In addition, the organic materials of biochar can form associations with chemicals in soils. Lower temperature biochars contain “functional groups.” These chemical portions of the biochar molecules can trap other chemicals in soils. Functional groups can trap both organic chemical contaminants – like pharmaceutical waste – and heavy metals. This protects plant life from the harmful effects of these chemicals.

You may not know that soil typically has a negative charge – depending on how much clay the soil contains. (For a review on how soil has a charge, visit this Soils Matter blog:  Soil: Largest Reactor on the Planet?). Similarly, biochar is often negatively charged, and when added to soil, this can enhance and chemically attract positively charged chemicals. Biochar made at a low temperature has a structure that can hold, but not change, the toxic metals. This reduces the amount of heavy metals that can get inside plants.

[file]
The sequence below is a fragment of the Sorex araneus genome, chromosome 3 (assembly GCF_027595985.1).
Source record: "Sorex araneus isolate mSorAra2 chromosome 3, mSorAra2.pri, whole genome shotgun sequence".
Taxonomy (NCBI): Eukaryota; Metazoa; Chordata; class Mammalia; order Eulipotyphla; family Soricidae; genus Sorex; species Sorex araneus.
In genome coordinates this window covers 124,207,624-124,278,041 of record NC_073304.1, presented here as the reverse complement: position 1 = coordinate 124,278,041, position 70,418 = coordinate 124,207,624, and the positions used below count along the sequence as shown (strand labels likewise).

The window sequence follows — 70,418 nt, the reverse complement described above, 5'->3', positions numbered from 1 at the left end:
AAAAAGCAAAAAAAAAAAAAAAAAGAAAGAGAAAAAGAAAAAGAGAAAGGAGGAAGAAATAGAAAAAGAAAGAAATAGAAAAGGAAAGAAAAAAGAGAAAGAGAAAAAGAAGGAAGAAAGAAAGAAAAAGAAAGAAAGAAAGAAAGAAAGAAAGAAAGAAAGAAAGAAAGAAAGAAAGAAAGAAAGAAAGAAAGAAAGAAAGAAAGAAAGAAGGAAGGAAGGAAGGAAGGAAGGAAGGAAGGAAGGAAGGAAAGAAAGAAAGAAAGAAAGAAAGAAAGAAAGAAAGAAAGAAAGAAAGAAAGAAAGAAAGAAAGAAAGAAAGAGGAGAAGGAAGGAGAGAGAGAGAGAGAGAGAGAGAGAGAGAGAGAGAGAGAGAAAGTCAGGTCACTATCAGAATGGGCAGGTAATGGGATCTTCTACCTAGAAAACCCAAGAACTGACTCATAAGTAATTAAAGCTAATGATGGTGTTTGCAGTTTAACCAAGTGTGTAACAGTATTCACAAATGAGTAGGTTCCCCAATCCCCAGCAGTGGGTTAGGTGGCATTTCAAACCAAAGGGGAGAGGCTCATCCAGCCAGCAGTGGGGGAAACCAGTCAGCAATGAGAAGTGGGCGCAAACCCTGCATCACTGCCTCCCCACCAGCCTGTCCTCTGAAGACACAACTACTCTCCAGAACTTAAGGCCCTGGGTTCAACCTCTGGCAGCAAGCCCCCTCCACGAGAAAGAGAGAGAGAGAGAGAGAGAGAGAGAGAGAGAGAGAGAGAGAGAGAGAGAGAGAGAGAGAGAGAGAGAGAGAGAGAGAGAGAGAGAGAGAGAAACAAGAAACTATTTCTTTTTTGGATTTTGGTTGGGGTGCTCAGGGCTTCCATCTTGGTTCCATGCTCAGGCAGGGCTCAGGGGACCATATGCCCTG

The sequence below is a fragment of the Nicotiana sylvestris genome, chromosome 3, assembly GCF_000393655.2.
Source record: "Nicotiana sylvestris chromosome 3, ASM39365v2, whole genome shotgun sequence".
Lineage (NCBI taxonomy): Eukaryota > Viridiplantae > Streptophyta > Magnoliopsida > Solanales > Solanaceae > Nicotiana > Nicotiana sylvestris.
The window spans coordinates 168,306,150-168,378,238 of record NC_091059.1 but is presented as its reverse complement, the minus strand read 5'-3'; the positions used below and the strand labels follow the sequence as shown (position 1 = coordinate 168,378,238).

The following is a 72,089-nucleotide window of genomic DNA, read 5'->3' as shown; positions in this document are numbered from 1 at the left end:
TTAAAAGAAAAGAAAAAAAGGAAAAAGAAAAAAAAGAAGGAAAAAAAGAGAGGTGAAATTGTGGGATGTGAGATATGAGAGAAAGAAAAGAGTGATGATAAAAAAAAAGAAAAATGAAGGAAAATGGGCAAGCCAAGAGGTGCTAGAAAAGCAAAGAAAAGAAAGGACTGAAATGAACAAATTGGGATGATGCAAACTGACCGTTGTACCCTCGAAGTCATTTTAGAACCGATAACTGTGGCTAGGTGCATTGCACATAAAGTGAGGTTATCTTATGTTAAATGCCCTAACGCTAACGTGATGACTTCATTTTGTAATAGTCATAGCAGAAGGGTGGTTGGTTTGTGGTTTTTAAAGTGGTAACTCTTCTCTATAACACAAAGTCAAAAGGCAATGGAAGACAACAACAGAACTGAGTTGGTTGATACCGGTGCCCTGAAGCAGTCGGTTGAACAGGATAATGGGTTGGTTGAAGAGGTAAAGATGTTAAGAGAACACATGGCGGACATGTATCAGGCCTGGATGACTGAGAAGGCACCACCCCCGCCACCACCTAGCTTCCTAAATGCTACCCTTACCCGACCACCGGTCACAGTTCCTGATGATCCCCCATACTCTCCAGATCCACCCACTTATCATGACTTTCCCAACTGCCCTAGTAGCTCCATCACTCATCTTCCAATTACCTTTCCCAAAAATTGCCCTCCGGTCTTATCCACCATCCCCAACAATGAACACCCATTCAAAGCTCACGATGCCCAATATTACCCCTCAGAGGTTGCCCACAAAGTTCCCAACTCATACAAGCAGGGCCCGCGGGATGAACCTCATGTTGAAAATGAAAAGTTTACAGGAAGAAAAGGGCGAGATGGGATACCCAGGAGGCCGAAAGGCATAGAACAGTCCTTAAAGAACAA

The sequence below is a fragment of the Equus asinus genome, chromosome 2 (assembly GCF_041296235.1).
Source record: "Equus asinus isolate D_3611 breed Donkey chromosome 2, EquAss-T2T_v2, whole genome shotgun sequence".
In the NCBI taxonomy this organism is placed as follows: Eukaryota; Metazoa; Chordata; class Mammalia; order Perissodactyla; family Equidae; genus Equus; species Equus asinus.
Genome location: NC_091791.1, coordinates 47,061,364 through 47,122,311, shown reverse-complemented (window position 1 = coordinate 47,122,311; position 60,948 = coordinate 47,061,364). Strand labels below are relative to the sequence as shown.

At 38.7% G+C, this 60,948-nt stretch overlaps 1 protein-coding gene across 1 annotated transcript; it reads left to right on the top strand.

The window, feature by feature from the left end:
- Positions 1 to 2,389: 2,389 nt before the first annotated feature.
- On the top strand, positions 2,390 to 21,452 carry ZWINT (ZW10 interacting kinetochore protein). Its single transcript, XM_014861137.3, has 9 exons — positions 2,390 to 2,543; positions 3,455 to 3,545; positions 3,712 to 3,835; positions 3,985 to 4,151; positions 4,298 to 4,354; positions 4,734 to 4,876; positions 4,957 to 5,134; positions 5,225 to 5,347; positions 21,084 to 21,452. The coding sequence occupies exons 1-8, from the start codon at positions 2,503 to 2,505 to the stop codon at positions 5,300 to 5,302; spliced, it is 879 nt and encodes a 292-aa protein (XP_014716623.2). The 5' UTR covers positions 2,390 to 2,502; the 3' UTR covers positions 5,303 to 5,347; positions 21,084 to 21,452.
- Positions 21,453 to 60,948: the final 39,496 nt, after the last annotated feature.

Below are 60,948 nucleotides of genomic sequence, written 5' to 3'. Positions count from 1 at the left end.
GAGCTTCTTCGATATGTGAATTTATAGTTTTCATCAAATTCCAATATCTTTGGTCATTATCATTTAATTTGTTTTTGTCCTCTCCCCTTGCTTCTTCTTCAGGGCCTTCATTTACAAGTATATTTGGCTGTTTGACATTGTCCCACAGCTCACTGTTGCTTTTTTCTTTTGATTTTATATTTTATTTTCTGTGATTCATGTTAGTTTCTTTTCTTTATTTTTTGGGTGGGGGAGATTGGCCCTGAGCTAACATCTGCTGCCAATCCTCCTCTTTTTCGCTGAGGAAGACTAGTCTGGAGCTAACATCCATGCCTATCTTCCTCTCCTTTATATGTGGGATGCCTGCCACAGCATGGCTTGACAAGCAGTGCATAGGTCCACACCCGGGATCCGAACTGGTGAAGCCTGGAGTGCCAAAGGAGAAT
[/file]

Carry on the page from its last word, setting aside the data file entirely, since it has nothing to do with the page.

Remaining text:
Another feature of biochar is its high surface area. Think of it like a charcoal sponge. This large surface area can hold a lot of chemicals and toxic metals, making it quite valuable.

When biochar is made at relatively high temperatures, most functional groups are lost. This type of biochar can still improve and decontaminate soil, but in different ways. What remains are mostly carbon ash and some helpful chemicals such as carbonates, oxides and hydroxides. These materials can chemically react with heavy metals in soil. This changes the metals into forms that are less soluble and therefore less available to plants. Addition of high-temperature biochar helps reduce metal toxicity and allows plants to grow in areas where they typically couldn’t thrive.